The Cassidy Centre for Educational Justice has been working on the development of an online resource portal for BC Educators on topics related to law, justice, and Islamophobia. The TAI project goals are to develop and maintain an online catalog of academically-grounded, critical resources and other materials (such as lesson plans, lesson ideas, scholarly resources, popular culture materials, documentary films, classroom materials), which are intended to support educators working in elementary, secondary, and postsecondary settings. The project goals are to inform public understanding of topics related and adjacent to Islamophobia (such as immigration, human rights, hate crimes, religious dress and accommodation laws, “honour” crimes, religious extremism, racial profiling), and other social issues related to law and justice that emerge in our communities around Islamophobia and wider matters of racialized religious oppression. The 2011 attack in Oslo Norway, the 2012 shooting at a Milwaukee-area gurdwara, are among the cases of violence motivated by Islamophobia, which impacts not only Muslims but impacts all of us who live and want to foster a pluralistic democracy. Thus, to examine and develop an understanding of Islamophobia benefit all members of society, by countering religiously-motivated misinformation that can lead to hate acts (or, leave them un/der-addressed in society).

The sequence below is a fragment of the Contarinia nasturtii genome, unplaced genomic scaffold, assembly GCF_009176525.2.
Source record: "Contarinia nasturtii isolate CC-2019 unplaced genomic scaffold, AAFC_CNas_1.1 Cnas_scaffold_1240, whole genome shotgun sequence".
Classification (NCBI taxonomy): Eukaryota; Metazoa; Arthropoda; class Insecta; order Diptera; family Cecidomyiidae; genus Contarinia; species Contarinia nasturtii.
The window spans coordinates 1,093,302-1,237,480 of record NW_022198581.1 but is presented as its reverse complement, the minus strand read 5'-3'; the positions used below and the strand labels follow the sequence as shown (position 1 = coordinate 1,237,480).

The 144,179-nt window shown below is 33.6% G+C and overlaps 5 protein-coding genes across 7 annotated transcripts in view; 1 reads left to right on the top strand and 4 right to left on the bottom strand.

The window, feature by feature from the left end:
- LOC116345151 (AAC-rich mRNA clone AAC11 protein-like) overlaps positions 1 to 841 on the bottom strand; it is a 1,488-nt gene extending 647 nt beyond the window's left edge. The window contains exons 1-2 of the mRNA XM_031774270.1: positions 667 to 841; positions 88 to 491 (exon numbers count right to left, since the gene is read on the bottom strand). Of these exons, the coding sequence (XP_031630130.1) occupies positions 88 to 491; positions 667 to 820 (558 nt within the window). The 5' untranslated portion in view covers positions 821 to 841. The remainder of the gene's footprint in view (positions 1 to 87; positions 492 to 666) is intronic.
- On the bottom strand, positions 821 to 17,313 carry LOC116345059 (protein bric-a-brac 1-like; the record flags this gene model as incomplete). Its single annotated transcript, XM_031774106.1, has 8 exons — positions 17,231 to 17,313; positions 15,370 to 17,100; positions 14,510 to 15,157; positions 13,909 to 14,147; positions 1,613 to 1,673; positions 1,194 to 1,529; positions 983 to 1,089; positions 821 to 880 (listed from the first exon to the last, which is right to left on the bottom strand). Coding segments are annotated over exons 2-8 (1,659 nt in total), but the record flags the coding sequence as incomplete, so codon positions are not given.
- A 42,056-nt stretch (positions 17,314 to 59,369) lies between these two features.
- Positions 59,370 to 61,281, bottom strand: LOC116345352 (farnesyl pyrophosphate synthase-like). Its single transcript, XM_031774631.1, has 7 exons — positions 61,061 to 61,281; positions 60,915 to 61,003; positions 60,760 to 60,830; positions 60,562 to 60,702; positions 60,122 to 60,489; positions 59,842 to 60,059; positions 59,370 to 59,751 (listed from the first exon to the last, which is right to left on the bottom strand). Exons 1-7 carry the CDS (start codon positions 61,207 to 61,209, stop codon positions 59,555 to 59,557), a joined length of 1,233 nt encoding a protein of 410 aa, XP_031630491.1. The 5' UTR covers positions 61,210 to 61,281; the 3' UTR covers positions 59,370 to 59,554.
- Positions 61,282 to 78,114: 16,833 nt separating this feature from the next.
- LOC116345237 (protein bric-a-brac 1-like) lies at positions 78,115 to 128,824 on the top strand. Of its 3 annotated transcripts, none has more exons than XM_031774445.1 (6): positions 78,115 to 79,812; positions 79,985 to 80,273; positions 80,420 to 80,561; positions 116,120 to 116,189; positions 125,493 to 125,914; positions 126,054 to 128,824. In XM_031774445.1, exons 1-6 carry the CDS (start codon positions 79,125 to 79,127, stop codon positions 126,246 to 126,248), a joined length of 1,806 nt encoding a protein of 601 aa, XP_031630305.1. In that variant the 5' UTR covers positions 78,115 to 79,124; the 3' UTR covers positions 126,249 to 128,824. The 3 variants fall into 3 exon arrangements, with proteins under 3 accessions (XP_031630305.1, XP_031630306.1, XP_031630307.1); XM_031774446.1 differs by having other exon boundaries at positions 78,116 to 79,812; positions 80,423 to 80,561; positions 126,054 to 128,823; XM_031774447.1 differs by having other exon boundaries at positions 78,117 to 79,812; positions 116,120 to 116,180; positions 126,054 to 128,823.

CCEJ thanks the Law Foundation of British Columbia, and the Centre for Comparative Muslim Studies at SFU for their financial support of this project.
François Boucher, Brunette Odalisque*, c.1749. Oil on canvas; Location: Louvre, Paris. Image in public domain via Wikimedia commons
* Brunette Odalisque is one of countless paintings by European artists (Boucher, Gerome, Matisse, Renoir, Picasso) who were fascinated with “the Orient,” especially the harem. These paintings that have been displayed in museums and studied at universities are critiqued for their reproduction of racism and sexism via the exoticization of non-European women’s bodies. Rather than simply artifacts of distant historical moment, we must critically consider the role these painters and images have had in serving as inspiration for artist after them, and for legitimizing a particular form of gaze and display of imagery. For educators who engage students in a study of this era or art history, one of the questions to explore can be, how are images of the past connected to images we see today?
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